Men at Church: Finding balance in God's nature

There was a post about church renewal that involved men recently on a social media channel I monitor. Sidebar: is anyone else seeing a pattern in these blog posts? Hmm.
Anyway, this post specifically addressed the decline of men in the attendance at a church not terribly far from the church I serve.
The issues the pastor there saw began when she recognized that most of her congregation were female and older and that her church was essentially decorated in a fashion that suited them. As she looked deeper, this trend had impacted areas of the worship service, the lectionary, hymn selection, and more. She made the determination that if she wanted to see growth in the church community, she needed to see masculine growth in her church. She explained the issue and her plan and received buy-in from her team. They changed the decor to be more masculine than the doilies, pastel tone paint and quilts and began balancing the nature of the worship service. They decorated in a gender-neutral fashion that was appealing to both men and women.
The net-net is, they experienced growth that was not only in numbers in pews but also in engagement within the church body. Men didn't only show up, they assumed roles serving the congregation within their church. 
All in all, it was not well received by this group, which saw this as a return to patriarchy, catering to men's needs, instead of women's needs and the desire to have a gender-neutral church that is apparently only welcoming to women.
In order to achieve that sort of removal of any warrior nature from God that are not honoring to the idea of a gender-neutral church, we need to do a few things.

Rewrite the script

We'll need to delete the following from the Bible at the very least. We should do so with the understanding that there will probably be more, as the Bible is full of stories that appeal to the masculine, patriarchal nature. These specifically speak to the warrior aspect of God, so its a good place to start if we plan on neutering God of His nature so that it's more palatable to what we expect of men.
  1. Exodus 15:3
  2. Isaiah 42:13
  3. 1 Samuel 1:3, 1:11, 4:4, 7:26, 17:45
  4. Jeremiah 10:16, 31:35
  5. Amos 3:13, 4:13, 5:15, 5:16, 5:27, 6:8, 6:14, 9:5
  6. Micah 4:4
  7. Joshua 5:14
  8. Zephaniah 3:17
  9. James 5:4
We should also seriously scrutinize Revelations for its imagery that has Christ coming with robes dipped in blood, fire emanating from his eyes, and a sword issuing from his mouth, all from the back of a horse, the symbolism of which is that he is not returning in peace, but rather as a warrior.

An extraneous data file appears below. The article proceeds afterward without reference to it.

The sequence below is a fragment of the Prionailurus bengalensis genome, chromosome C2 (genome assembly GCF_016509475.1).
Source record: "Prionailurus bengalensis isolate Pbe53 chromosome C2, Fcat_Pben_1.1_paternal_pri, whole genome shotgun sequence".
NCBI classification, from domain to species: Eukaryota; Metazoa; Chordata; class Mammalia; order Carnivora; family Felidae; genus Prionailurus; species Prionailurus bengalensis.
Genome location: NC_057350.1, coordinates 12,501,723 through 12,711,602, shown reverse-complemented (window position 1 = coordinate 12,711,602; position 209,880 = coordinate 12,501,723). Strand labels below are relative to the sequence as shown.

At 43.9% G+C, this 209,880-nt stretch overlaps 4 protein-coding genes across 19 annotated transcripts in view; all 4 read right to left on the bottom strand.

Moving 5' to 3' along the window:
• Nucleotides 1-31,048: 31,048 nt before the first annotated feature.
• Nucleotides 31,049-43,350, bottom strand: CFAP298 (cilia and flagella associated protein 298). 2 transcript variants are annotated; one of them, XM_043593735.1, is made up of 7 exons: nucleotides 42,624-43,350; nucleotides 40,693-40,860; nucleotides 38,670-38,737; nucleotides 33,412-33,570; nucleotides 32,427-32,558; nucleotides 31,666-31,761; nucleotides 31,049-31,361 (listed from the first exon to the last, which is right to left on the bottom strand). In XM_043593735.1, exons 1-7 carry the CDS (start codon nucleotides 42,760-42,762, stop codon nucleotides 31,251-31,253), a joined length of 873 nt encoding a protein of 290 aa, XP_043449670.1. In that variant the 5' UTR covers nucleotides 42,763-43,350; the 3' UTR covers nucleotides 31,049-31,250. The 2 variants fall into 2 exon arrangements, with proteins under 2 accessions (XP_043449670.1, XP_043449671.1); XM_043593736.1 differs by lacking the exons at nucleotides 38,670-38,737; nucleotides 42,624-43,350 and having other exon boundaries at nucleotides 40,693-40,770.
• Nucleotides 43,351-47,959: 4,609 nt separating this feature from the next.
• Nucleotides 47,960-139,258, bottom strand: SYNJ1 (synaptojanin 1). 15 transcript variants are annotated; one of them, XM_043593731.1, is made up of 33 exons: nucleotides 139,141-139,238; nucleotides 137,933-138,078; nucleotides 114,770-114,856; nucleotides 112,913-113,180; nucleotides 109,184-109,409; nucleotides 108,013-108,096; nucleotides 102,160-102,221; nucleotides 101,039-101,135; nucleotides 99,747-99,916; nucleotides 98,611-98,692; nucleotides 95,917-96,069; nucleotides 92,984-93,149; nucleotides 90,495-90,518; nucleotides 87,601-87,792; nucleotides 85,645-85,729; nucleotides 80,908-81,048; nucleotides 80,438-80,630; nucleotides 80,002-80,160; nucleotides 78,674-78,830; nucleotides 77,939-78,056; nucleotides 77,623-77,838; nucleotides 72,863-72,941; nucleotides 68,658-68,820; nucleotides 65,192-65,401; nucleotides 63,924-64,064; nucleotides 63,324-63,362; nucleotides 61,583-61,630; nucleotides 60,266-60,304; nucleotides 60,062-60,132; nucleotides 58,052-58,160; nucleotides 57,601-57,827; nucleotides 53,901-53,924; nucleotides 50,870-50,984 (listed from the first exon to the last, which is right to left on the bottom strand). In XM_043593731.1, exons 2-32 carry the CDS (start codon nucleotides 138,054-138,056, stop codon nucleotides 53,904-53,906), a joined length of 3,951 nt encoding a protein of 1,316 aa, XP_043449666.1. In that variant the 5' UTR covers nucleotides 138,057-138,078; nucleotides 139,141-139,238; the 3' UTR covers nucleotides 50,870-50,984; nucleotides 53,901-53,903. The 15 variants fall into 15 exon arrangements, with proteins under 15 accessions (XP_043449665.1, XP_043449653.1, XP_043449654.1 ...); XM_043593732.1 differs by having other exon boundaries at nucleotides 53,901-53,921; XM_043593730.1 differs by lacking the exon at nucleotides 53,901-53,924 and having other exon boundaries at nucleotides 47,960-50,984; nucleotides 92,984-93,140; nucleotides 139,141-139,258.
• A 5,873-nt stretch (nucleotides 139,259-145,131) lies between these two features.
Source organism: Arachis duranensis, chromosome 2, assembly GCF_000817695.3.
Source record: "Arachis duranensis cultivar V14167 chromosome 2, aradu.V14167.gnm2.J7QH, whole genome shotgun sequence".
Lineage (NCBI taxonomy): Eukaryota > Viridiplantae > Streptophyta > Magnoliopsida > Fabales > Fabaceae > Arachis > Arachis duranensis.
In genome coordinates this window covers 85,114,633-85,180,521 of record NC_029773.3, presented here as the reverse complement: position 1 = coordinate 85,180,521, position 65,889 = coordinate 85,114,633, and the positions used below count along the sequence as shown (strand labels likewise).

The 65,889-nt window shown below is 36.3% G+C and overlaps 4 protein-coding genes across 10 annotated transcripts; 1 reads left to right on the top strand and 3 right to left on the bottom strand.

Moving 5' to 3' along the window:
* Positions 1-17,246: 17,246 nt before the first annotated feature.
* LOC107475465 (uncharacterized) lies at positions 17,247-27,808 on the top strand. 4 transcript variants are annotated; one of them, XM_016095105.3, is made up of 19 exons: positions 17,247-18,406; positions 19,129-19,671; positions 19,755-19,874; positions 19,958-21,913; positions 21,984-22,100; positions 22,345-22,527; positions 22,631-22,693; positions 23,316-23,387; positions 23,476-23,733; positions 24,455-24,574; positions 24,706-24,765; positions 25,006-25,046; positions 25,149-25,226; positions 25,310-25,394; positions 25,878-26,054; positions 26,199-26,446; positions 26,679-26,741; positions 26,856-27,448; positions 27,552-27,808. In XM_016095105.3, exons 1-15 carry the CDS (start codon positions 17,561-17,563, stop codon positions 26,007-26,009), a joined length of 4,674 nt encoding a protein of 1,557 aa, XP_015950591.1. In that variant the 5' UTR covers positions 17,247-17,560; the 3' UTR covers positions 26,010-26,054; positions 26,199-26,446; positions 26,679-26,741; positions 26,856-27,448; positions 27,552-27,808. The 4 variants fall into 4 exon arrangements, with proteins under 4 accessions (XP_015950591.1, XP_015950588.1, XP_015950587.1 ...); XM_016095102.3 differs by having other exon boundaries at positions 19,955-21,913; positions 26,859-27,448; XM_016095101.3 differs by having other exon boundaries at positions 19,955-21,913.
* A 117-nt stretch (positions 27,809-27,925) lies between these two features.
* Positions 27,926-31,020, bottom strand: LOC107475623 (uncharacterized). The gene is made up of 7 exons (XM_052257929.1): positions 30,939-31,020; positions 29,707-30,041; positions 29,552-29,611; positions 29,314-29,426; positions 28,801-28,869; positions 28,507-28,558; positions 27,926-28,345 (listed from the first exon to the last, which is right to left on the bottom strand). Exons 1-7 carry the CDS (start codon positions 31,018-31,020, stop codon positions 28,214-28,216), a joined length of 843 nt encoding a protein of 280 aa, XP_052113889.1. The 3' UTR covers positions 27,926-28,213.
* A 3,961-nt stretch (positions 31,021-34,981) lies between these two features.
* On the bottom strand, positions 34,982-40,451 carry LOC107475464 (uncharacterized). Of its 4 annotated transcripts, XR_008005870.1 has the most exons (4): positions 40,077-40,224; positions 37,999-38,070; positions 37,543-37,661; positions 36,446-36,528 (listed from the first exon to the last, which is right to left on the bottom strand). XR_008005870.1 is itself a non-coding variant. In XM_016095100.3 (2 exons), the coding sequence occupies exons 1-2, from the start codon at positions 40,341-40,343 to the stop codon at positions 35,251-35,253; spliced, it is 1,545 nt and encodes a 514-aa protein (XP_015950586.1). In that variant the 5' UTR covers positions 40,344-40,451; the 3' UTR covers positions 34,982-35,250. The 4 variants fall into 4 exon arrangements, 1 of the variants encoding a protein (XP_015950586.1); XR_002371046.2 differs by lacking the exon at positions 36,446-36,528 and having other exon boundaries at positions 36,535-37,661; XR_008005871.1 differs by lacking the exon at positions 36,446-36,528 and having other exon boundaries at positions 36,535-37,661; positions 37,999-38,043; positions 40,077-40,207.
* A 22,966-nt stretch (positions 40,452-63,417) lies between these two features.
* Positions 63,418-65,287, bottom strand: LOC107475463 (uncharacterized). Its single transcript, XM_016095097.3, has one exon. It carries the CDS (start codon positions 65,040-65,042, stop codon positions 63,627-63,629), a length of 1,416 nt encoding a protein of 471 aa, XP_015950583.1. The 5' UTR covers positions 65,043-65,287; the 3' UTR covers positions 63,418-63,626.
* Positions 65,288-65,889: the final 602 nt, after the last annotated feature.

In order to get rid of a masculine viewpoint, we need to get rid many parts of God. That, for the record isn't just ill-advised, it's impossible. Instead, I propose we honor and balance the nature of our church as God is balanced within His own nature.

Tipping-Over Point

The biggest issue with this is simple. Its unbalanced approach leads to an unrealistic expectation that men will stand firmly rooted in the power God placed inside them because it removes from them the inspiration and the scriptural backbone of how to be men, to begin with. In other words, don't expect stand up men to fill your congregations if you are removing the inspiration for them to stand in the first place. They have nothing upon which to stand.
Men won't be very interested in that, I'm afraid. And it's not conjecture, it's actual fact as congregational demographics often skew female and older.
A balanced approach to a worship service and space has to speak to the warrior/protector nature of God, as well as to the nurturing/loving nature of God equally. Not more male, not more female, but equally balanced as God is balanced. When it gets out of balance, you have to re-balance it by attracting those who need to return to balance it. Once back in balance, you can enter a more neutral mode, by speaking harmony into the body from the pulpit and from the activities present within the church, serving everyone.

Roland Millington

Roland Millington is a United Methodist Church pastor serving Brimfield United Methodist Church in Brimfield, IL. He's the author of two books available digitally through our store, or as hard copies through LuLu Publishing.

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